After the decision to get married, I decided to spend some time with my family and inform them of our decision. Since J. and I had actually been engaged since 2003 (in a stunning proposal I did atop the Eiffel Tower… in Las Vegas), the question was only when would the wedding be. Well, the wedding will be in California in November, but I wonâ€™t be reviewing the food at the reception.
With those two issues out of the way, I thought I would take Mom and Dad out to dinner to get their blessing on the idea. Mom, of course, simply encouraged me to take Dad out to dinner so she could watch her â€œLaw & Orderâ€ marathon. Dad was quick to take up my invitation to have dinner, but seemed somewhat disappointed that I suggested we go somewhere other than a Thai restaurant.
â€œWell, what do you have in mind?â€ he inquired. I suggested we try a new restaurant in Tempe that was owned by famed guitarist Carlos Santana. At this point, my motherâ€™s ears perked up because she always thought that when I listened to Santanaâ€™s music in my teens, I was actually smoking pot. I have no idea where she got that idea, but moms are moms.
Dad and I got into the car and made our way to the Tempe Marketplace on the corner of McClintock Road and the 202 Loop. We pulled up to the entrance to the interior ring of the mall and parked. We walked into the restaurant Maria Maria and I was very pleased with the black and gold colors that filled the open space.
We were seated immediately at a table/booth combination and handed menus. Dad was very relaxed and was surveying the menu, hoping to find something stellar. After a few minutes, a member of the busing staff filled our glasses with water and served us a big bowl of chips along with three sauces: a mild salsa, a spicy hot sauce and a medium tomatillo sauce. The chips were pleasant enough, but I would have preferred them a bit hotter and a bit less salty. Still, they were pretty good. Dad liked the sauces that were served with the chips. The salsa was the best of the three because of its freshness. I didn’t like the hot sauce because it was completely one-dimensional and the tomatillo sauce was fairly plain.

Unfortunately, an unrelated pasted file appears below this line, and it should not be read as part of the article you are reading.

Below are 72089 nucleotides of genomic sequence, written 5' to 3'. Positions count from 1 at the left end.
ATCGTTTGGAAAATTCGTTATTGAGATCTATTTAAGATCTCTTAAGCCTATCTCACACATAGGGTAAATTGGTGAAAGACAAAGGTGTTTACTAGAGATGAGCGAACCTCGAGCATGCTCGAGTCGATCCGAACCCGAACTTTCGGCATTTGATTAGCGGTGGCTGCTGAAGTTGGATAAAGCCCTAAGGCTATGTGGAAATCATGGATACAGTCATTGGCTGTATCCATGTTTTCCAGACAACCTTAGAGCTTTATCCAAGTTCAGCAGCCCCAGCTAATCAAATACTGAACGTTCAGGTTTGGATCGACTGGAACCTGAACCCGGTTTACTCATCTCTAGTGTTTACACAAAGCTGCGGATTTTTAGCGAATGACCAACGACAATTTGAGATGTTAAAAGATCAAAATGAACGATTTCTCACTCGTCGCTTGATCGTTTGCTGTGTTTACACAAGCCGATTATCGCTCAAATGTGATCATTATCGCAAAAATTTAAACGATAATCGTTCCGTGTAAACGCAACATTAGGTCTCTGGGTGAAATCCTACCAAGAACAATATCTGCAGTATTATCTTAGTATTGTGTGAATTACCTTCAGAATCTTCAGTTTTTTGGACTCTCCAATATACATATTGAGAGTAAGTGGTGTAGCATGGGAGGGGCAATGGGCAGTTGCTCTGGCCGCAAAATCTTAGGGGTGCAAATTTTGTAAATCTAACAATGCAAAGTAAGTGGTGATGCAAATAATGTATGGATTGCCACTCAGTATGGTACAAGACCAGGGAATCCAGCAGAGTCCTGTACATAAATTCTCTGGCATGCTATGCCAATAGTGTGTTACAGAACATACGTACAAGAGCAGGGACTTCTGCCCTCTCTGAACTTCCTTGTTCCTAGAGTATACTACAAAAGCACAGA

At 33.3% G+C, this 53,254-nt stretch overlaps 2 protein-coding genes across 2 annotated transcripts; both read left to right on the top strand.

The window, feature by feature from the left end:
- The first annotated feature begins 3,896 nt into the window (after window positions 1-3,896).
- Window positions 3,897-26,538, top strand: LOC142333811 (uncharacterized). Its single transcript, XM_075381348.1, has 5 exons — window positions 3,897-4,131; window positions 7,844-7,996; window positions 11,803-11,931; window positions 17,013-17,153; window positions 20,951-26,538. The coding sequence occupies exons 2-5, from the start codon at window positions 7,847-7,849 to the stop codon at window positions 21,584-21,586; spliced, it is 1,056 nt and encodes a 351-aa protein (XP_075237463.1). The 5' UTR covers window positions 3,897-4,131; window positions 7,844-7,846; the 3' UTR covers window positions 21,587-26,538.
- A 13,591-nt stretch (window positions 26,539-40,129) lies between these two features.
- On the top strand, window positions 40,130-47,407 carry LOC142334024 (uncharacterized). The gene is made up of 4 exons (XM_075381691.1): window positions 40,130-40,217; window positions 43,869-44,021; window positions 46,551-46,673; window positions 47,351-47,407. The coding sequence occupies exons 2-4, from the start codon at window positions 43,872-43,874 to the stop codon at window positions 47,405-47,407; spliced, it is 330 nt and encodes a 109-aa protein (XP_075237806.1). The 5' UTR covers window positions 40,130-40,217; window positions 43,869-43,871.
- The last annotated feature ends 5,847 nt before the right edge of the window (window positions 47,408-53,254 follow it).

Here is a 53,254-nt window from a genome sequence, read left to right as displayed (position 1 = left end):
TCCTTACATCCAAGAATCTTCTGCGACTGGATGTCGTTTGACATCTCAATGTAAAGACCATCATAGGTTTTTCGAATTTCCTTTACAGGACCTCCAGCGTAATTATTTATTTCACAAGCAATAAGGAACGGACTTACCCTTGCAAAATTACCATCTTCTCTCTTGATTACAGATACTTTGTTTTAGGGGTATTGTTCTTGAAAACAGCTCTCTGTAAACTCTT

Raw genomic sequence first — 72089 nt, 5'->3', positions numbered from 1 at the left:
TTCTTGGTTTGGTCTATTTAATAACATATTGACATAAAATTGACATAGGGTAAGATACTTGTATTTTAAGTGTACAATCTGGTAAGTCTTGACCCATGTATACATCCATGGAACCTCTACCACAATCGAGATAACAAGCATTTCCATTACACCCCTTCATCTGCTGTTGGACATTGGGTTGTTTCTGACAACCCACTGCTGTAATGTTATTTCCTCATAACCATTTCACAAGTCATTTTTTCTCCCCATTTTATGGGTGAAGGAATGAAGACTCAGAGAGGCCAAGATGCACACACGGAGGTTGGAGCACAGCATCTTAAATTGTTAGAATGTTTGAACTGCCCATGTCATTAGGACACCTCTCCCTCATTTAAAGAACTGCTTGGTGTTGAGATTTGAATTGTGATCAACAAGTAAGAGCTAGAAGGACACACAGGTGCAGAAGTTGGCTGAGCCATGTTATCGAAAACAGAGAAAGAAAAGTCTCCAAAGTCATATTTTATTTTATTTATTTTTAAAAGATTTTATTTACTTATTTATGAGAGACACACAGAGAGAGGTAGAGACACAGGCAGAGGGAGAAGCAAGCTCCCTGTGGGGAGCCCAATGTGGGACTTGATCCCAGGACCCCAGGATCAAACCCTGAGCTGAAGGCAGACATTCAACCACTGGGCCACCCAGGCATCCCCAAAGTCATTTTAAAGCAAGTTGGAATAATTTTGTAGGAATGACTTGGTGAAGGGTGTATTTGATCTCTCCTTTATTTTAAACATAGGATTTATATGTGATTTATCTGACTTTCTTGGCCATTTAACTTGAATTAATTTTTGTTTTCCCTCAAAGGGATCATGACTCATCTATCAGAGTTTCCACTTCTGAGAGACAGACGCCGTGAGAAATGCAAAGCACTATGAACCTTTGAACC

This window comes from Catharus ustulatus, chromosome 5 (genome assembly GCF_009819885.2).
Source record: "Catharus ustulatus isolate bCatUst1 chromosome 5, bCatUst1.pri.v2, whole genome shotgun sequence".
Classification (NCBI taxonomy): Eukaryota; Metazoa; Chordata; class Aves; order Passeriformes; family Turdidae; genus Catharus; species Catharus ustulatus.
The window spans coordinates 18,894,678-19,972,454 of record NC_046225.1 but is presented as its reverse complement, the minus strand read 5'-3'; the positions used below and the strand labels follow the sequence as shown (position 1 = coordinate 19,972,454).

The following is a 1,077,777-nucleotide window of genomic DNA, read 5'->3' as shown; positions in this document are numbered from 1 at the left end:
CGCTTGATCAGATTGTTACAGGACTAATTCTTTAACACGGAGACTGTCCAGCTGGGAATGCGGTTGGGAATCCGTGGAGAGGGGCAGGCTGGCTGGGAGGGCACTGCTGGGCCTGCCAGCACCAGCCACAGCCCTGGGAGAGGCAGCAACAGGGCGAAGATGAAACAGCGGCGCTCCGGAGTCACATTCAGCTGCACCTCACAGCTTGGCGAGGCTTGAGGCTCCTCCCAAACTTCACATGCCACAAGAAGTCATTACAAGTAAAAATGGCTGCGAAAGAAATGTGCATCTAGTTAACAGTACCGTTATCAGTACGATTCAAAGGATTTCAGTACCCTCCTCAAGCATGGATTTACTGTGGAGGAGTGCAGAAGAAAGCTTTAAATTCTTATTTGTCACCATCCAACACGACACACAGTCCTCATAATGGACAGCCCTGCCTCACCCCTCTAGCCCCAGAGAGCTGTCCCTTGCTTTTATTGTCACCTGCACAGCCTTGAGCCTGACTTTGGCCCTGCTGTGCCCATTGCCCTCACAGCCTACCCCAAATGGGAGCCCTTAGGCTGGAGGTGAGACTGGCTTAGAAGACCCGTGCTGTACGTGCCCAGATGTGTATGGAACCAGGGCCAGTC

Our server approached and took our drink order. Dad and I both had Iced Teas ($2.50 each) and then also decided to order our appetizer. We agreed that the Baked Cheese with Chicken, Ham and Chorizo ($9.00) would be a good selection and our server quickly retreated from the table. About two minutes later, she returned with the drinks and then took the rest of our order. Dad had the Chicken Fajitas ($15.00) and I had the Pork Carnitas ($15.00).
After placing our order, Dad mentioned how much he liked the interior. I was glad the design was not overdone with Santana memorabilia thus making the restaurant a shrine to the band. Instead, it was somewhat minimalistic with a warehouse feel, but with enough decorations to keep it from being sterile. The addition of the huge plasma screen TV on the wall showing music videos fit right in without being distracting.
Dad and I were both concerned that the noise level would overpower the evening, but the middle of the space had been dissected with a row of booths that provided enough of a break in the design to muffle some of the noise. Dad and I didnâ€™t have a problem talking at all through our meal, even when the place was hopping.
Our Baked Cheese with Chicken, Ham and Chorizo arrived and I was pleased with the size and temperature level. The cheese was bubbling hot and the serving was more than enough for two. I was a bit disappointed that we were only offered three small flour tortillas for all that cheese, but our server did say that if we wanted additional tortillas, all we needed to do was ask. The cheese itself was a bit on the sharp side and very flavorful. The addition of the chicken, ham and chorizo were a nice touch, but the sharpness of the cheese and the spiciness of the chorizo masked any flavors the chicken and ham had. The dish was good and completely satisfying, but it really didn’t have that wow factor.